The image on the cover of this issue of Anabaptist Witness is a painting by our designer, Matt Veith, of a medieval church in Italy from a travel advertisement. The architecture—with the colonial-era buildings that bear resemblance to styles elsewhere in the world, particularly in the Americas—reminds me of a form of Christianity, and of Christian mission, deeply involved in European imperialism. The colors Matt has chosen are redolent of a sunset or an old photograph, perhaps suggesting an ending to this form of Christianity, consigning it as a relic of the past. Yet suns rise again. Architecture and the forms of life they express and engender endure. And imperial mission finds new life in travel, in advertising, and of course in the various modes of modern Christianity.
Although the essays in this issue were not written in response to a call on a specific theme, each of them wrestles in its own way with possibilities for a different, non-imperial form of mission—one centered in trust in God, in care for the marginalized, in healing transformation of conflict, and in resistance to injustice. Anabaptism is no stranger to imperialism, having been its victim and its agent—and sometimes both at the same time. These essays are born of that acquaintance and point to a more healthy and just Anabaptist witness.
Tim Erdel and Robby Prenkert anatomize one of today’s leading justifications of imperialism—the doctrine of American Exceptionalism. Speaking in particular to fellow US American evangelicals, Erdel and Prenkert warn readers of the temptation to political idolatry, and call for mission to find its roots once again in the logic of the Abrahamic covenant, in which God’s people are blessed in order to bless “all the families of the earth” (Gn 12:3, NRSV). “Nationalism, ethnocentrism, pride, or religious triumphalism,” they write, have no place in Christian mission.
If heeding Erdel and Prenkert’s call entails greater circumspection about the entanglement of mission and state politics, Johannes Reimer urges believers church Christians to get more involved in Russian politics. Situating his argument in a historical narrative of evangelical political withdrawal after Stalinist persecution in the 1920s, Reimer sees Russian evangelicals as having a crucial role to play in the pursuit of a politics of the common good in their setting.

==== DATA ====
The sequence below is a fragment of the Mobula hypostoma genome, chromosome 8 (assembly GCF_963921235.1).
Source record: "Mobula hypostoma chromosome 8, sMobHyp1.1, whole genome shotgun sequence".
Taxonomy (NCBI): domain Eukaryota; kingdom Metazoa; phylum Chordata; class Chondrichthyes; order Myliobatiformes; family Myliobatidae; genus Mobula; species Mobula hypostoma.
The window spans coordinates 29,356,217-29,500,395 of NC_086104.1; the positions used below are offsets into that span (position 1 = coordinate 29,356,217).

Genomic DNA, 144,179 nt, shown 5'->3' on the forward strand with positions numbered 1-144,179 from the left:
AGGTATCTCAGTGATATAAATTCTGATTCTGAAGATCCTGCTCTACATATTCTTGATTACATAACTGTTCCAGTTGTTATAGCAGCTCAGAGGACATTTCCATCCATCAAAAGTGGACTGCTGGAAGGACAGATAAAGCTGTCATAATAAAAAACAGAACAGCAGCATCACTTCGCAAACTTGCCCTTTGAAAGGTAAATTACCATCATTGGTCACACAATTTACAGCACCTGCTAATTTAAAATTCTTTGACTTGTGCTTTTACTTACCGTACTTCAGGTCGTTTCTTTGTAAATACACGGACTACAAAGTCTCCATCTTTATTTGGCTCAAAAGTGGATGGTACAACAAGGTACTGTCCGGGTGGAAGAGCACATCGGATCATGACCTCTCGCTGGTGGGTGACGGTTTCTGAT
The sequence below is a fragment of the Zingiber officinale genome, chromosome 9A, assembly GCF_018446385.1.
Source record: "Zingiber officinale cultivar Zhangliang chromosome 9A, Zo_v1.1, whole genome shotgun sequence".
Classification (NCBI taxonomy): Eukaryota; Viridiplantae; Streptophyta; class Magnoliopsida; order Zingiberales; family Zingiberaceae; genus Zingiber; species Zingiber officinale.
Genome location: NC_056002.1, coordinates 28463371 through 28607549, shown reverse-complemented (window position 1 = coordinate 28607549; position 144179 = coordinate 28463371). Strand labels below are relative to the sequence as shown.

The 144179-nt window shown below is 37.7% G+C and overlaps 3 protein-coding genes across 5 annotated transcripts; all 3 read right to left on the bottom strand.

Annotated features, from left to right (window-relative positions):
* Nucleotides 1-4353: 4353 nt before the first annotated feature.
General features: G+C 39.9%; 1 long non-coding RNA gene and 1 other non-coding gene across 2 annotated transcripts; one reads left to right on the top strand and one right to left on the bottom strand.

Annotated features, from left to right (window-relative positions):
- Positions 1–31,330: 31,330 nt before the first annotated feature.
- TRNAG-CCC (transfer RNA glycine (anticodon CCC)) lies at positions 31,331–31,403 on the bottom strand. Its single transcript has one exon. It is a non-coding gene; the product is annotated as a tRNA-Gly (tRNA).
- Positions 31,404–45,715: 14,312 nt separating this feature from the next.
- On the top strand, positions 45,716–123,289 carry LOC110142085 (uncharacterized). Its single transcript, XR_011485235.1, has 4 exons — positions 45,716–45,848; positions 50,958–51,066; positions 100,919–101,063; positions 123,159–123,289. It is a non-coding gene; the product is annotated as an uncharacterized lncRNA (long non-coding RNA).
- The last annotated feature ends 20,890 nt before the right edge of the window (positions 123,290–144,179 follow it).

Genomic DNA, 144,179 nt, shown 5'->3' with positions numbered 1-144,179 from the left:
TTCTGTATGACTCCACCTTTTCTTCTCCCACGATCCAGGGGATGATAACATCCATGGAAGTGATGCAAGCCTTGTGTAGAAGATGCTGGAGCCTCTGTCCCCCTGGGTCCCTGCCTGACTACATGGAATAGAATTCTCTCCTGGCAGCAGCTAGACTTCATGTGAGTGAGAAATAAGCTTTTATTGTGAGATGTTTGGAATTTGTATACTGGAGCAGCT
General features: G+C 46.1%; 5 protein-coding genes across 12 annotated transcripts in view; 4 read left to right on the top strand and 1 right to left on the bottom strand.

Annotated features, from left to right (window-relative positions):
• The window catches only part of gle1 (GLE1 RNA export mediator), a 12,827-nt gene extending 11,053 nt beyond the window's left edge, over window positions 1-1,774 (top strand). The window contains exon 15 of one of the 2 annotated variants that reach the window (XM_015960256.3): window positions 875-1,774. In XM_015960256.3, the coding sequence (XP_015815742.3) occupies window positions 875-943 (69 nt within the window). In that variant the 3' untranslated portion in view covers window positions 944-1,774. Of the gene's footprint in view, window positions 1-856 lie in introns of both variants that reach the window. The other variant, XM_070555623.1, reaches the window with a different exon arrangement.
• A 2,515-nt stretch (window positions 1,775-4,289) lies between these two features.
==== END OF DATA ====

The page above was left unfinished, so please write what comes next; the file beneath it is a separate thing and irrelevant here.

The following two essays, by J. Denny Weaver and Dorothy Yoder Nyce respectively, suggest that attention to the shape and expression of our Christian convictions is a vital matter for just witness. Weaver takes aim at the Confession of Faith in a Mennonite Perspective, judging that its lack of rootedness in the narrative of Jesus as a starting point for all doctrine allows the historic Anabaptist peace witness to become negotiable instead of being integrally woven into the very fabric of the Christian faith. A new, Jesus-oriented confession would, by its nature, be a missional peace confession—one that compellingly announces the good news of Jesus, the Prince of Peace, who lived a life of nonviolent resistance to injustice.
For Yoder Nyce, Mennonite missionaries who share about the goodness of God’s creation need to review problematic assumptions about gender taken from misguided readings of the Genesis creation accounts. Drawing on classic and recent feminist hermeneutics, Yoder Nyce offers an egalitarian interpretation of the creation stories, an interpretation that affirms and values the full humanity of women.
Jonathan Bornman similarly points to another devalued group—refugee youth. Bornman delves deeply into the literature on mission, migration, transnational religious identities, and youth to sketch the initial lineaments of a missiology receptive to the gifts of refugee youth, who carry wisdom forged in the crossing of multiple kinds of boundaries.
Safari Dieudonné Kizungu was a refugee youth who came into contact with Mennonite Central Committee workers after fleeing Rwanda during the 1994 genocide. Now a therapist and peace activist in the Democratic Republic of Congo, Dieudonné shares his life story, including his struggle to embrace Anabaptist Mennonite teachings about nonviolent conflict transformation in settings of endemic violence and trauma.
In a concluding reflection, David Rensberger looks to Jesus’s parable of the sower for missional guidance. Noting that “a seed can only produce what it is itself,” Rensberger reminds us that “a reconciled, loving, caring, forgiving, peace-making, justice-doing church is the seed of a new humanity.” Communal embodiment of Jesus’s teaching is not an optional add-on to mission; rather, it is the heart of mission.
A set of reviews on recent books in mission history, theology, and indigenous justice closes the issue.
The articles in this issue were written prior to the outbreak of Covid-19 and its effects on global health and economics. Perhaps their provenance will make them feel remote from the setting in which you are reading them. But I hope that the insights they offer on mission—on a form of mission that has integrity in word and deed, a form of mission rooted in Scripture and the best of the Anabaptist tradition, a form of mission dependent on the Spirit of God—will be a salutary reminder that Christian mission can foster relations of care and justice, healing and hope across the world.
Jamie Pitts, editor